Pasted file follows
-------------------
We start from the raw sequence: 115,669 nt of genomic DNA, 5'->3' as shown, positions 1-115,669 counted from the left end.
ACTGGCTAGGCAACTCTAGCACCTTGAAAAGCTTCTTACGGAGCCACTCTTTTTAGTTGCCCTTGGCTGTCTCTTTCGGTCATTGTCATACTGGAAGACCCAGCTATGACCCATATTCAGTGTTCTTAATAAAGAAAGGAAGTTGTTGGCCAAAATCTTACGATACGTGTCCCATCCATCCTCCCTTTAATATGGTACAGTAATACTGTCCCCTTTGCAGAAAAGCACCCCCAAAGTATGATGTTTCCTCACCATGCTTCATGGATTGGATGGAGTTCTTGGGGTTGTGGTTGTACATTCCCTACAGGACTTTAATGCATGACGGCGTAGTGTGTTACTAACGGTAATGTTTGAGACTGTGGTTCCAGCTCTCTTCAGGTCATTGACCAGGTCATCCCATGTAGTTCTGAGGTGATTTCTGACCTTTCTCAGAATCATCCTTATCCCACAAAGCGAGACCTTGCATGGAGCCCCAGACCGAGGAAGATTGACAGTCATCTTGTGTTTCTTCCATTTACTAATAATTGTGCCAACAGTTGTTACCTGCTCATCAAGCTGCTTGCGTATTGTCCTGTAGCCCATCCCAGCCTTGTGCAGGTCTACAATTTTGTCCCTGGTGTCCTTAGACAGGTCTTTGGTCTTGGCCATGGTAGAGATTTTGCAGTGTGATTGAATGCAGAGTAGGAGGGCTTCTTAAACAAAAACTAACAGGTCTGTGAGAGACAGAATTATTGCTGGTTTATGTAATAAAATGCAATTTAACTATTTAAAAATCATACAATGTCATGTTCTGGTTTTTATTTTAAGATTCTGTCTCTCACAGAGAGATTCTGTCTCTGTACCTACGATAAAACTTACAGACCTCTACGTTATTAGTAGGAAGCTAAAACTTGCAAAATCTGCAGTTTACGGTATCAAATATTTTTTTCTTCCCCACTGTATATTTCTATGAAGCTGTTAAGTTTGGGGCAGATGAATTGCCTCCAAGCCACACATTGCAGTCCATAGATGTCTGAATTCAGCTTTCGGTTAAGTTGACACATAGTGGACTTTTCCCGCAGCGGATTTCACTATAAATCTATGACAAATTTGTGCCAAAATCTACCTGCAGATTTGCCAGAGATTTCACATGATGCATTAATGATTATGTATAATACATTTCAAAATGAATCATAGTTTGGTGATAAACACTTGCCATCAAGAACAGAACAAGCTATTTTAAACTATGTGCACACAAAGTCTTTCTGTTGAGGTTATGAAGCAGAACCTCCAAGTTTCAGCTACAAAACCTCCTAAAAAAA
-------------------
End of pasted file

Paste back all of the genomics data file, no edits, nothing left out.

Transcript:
We start from the raw sequence: 115,669 nt of genomic DNA, 5'->3' as shown, positions 1-115,669 counted from the left end.
ACTGGCTAGGCAACTCTAGCACCTTGAAAAGCTTCTTACGGAGCCACTCTTTTTAGTTGCCCTTGGCTGTCTCTTTCGGTCATTGTCATACTGGAAGACCCAGCTATGACCCATATTCAGTGTTCTTAATAAAGAAAGGAAGTTGTTGGCCAAAATCTTACGATACGTGTCCCATCCATCCTCCCTTTAATATGGTACAGTAATACTGTCCCCTTTGCAGAAAAGCACCCCCAAAGTATGATGTTTCCTCACCATGCTTCATGGATTGGATGGAGTTCTTGGGGTTGTGGTTGTACATTCCCTACAGGACTTTAATGCATGACGGCGTAGTGTGTTACTAACGGTAATGTTTGAGACTGTGGTTCCAGCTCTCTTCAGGTCATTGACCAGGTCATCCCATGTAGTTCTGAGGTGATTTCTGACCTTTCTCAGAATCATCCTTATCCCACAAAGCGAGACCTTGCATGGAGCCCCAGACCGAGGAAGATTGACAGTCATCTTGTGTTTCTTCCATTTACTAATAATTGTGCCAACAGTTGTTACCTGCTCATCAAGCTGCTTGCGTATTGTCCTGTAGCCCATCCCAGCCTTGTGCAGGTCTACAATTTTGTCCCTGGTGTCCTTAGACAGGTCTTTGGTCTTGGCCATGGTAGAGATTTTGCAGTGTGATTGAATGCAGAGTAGGAGGGCTTCTTAAACAAAAACTAACAGGTCTGTGAGAGACAGAATTATTGCTGGTTTATGTAATAAAATGCAATTTAACTATTTAAAAATCATACAATGTCATGTTCTGGTTTTTATTTTAAGATTCTGTCTCTCACAGAGAGATTCTGTCTCTGTACCTACGATAAAACTTACAGACCTCTACGTTATTAGTAGGAAGCTAAAACTTGCAAAATCTGCAGTTTACGGTATCAAATATTTTTTTCTTCCCCACTGTATATTTCTATGAAGCTGTTAAGTTTGGGGCAGATGAATTGCCTCCAAGCCACACATTGCAGTCCATAGATGTCTGAATTCAGCTTTCGGTTAAGTTGACACATAGTGGACTTTTCCCGCAGCGGATTTCACTATAAATCTATGACAAATTTGTGCCAAAATCTACCTGCAGATTTGCCAGAGATTTCACATGATGCATTAATGATTATGTATAATACATTTCAAAATGAATCATAGTTTGGTGATAAACACTTGCCATCAAGAACAGAACAAGCTATTTTAAACTATGTGCACACAAAGTCTTTCTGTTGAGGTTATGAAGCAGAACCTCCAAGTTTCAGCTACAAAACCTCCTAAAAAAA